As you can see from the Tour Schedule below, Fiction Books tour spot falls almost at the half way point, so I’m sure that there will have been plenty of other reviews, extracts and author content already shared, as well as that still to come, so why not visit a few of the other tour participants and see what they think …
Check out that spooky cover art, it’s enough to give you sleepless nights!!
It was meant to be your daughter’s first sleepover. Now it’s an abduction.
Lucia went home from school for a playdate with her new friend Josie. Later that evening, Lucia’s mother Elisa dropped her overnight things round and kissed her little girl goodnight.
That was the last time she saw daughter.
The next morning, when Lucia’s dad arrived to pick her up, the house was empty. No furniture, no family, no Lucia.
In Playdate, Alex Dahl puts a microscope on a seemingly average, seemingly happy family plunged into a life-altering situation. Who has taken their daughter, and why?
Born in Oslo, she studied Russian and German linguistics with international studies, then went on to complete an MA in creative writing at Bath Spa University and an MSc in business management at Bath University.
A committed Francophile, Alex loves to travel and has so far lived in Moscow, Paris, Stuttgart, Sandefjord, Switzerland, Bath and London.
Her first thriller, The Boy At The Door, was a Sunday Times Crime Club star pick and was shortlisted for the CWA Debut Dagger.
You can follow Alex on Twitter
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You Can purchase the book from any of the links below:
‘Hi,’ I say, and smile at them both. When the girl smiles back I notice that the left side of her face creases strangely, and then I realize it is a circular, puckered scar cupping her cheek, reaching all the way to her hairline at her temple.
‘Hello, I’m Line, Josephine’s mother,’ says the woman and smiles widely. She is beautiful, the kind of beautiful that has the power to instantly disarm people. Her eyes are wide-set and clear blue, her hair is thick and dark, curling perfectly around her shoulders, and her lips are plump and shiny with nude gloss. She is wearing a khaki version of her daughter’s Moncler jacked – cinched at her tiny waist, a white cashmere polo neck, and elegant, knee-high, olive-green leather boots.
‘Nice to meet you. I’m Elisa. Elisa Blix.’ I turn to Lucia. ‘We need to hurry, sweets, Lyder is waiting alone in the car.’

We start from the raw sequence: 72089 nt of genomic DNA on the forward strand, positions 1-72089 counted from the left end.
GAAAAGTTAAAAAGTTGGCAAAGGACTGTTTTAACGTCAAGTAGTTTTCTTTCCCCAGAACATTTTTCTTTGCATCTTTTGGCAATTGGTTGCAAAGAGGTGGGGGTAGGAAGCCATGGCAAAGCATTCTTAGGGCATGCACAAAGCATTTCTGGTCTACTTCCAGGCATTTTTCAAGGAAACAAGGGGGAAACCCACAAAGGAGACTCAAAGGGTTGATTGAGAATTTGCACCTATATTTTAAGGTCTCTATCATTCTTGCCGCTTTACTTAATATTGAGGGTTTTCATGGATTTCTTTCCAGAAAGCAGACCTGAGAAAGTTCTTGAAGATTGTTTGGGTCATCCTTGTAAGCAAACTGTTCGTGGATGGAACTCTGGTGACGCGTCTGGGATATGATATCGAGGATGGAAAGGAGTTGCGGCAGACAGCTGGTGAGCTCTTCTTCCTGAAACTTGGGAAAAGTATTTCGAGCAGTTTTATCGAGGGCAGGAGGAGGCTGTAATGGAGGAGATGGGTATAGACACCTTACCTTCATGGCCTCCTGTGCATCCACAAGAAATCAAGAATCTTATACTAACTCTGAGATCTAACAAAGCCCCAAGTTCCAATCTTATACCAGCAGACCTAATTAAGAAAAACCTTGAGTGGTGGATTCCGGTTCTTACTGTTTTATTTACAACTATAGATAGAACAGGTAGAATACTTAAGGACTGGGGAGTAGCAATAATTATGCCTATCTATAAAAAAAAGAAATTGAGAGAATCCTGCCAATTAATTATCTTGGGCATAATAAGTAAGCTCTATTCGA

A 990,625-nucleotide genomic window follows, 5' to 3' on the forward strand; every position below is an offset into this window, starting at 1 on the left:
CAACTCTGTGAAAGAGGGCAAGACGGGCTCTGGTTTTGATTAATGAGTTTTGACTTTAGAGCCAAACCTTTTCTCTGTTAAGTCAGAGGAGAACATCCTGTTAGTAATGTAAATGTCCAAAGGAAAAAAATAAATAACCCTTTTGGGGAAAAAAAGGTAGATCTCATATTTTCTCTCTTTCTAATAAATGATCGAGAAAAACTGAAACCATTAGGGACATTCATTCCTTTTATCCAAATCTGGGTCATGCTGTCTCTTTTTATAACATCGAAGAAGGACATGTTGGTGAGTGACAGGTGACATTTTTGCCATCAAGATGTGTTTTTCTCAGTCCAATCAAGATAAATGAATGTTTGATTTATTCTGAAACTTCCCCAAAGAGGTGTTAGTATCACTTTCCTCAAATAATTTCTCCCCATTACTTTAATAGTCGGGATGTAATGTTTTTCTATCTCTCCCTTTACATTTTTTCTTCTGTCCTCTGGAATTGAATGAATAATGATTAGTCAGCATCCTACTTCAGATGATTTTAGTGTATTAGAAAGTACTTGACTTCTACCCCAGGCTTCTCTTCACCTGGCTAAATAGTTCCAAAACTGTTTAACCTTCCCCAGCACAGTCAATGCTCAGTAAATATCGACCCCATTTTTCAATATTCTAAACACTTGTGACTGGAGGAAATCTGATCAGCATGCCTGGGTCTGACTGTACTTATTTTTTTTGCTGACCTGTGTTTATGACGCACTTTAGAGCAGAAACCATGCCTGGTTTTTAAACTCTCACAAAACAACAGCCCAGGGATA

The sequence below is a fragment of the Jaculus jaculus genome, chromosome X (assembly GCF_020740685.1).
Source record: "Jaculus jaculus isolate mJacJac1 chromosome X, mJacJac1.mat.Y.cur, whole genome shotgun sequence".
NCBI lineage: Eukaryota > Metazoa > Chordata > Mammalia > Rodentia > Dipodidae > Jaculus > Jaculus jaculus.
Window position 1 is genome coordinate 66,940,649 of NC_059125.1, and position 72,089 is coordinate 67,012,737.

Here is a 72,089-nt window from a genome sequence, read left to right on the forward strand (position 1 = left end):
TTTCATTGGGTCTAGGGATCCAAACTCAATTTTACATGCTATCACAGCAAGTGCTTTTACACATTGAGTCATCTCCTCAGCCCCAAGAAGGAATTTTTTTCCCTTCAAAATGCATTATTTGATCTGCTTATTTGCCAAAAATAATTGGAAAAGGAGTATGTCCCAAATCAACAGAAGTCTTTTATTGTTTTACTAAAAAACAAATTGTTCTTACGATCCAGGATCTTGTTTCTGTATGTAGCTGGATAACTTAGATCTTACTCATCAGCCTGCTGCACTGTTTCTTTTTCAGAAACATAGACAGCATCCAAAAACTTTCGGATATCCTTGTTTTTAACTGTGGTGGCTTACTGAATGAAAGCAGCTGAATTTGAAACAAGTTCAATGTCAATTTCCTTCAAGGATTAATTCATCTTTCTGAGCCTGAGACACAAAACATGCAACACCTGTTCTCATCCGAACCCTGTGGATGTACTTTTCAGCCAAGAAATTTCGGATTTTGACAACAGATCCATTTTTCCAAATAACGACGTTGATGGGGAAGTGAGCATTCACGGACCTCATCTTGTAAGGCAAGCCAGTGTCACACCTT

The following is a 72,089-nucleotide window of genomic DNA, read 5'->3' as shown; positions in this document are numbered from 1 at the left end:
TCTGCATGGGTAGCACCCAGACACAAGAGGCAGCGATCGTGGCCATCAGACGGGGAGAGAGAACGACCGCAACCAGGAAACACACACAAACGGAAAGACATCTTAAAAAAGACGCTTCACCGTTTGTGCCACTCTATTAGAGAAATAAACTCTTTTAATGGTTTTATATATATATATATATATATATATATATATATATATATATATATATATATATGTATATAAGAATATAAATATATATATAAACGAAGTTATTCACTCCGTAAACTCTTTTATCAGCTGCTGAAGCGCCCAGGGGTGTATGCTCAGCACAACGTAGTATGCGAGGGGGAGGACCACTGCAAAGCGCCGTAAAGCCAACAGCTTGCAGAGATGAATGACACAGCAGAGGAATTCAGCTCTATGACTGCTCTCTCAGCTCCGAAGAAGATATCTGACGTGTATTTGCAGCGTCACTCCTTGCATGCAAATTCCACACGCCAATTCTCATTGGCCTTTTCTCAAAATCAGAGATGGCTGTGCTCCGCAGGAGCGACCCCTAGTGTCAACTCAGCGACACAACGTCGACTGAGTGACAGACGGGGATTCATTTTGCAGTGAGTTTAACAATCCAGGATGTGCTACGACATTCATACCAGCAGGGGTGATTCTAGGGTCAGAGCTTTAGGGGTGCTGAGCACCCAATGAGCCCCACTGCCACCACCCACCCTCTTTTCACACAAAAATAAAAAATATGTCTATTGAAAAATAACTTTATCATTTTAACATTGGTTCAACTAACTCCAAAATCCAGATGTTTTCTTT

‘I want to go to Josephine’s house!’
‘It’s absolutely fine with us,’ says Line. ‘The girls have been asking for a playdate for a while, and we’re not doing anything this afternoon.’
‘Right,’ I say. ‘Well, okay, if you’re sure.’
‘Absolutely sure. Let me give you my number. We live on Asnestoppen, so not far from here.’
‘Okay. I’ll pick her up around six thirty, if that works?’
‘Six thirty is perfect.’
‘When did Josephine start? I don’t think I’ve met you before.’
‘Pretty new. We moved here from Oslo at the beginning of term.’
‘Ah, okay. Liking it so far?’
‘Yeah. Josie has settled really well at school and my older son is happy at his senior school, too.’
‘Oh, great,’ I say, and we smile at each other again. I like her, I could imagine us being friends. There is something calm and centered about her, and I suppose I am quite awe-struck by her seemingly effortless elegance. The girls, too, seem to like each other – as Line and I speak, they do an intricate clapping game I can’t remember seeing Lucia do before, then they burst into fits of high-pitched giggles.
‘Do you want to call my phone from yours, that way I have your number too?’ she says.
‘Sorry, I’ve left my phone in the car with my son. Why don’t you just call me, and I’ll drop you a text in a sec?’
‘Sure.’‘Okay, have fun on your playdate, girls,’ I say and give the faux-fur blob on the top of Lucia’s hat a little tug.
She laughs and walks away with Line and Josephine, holding Josephine’s hand, the two of them skipping in sync, the sound of their squeaky rubber soled boots reverberating around the empty corridor.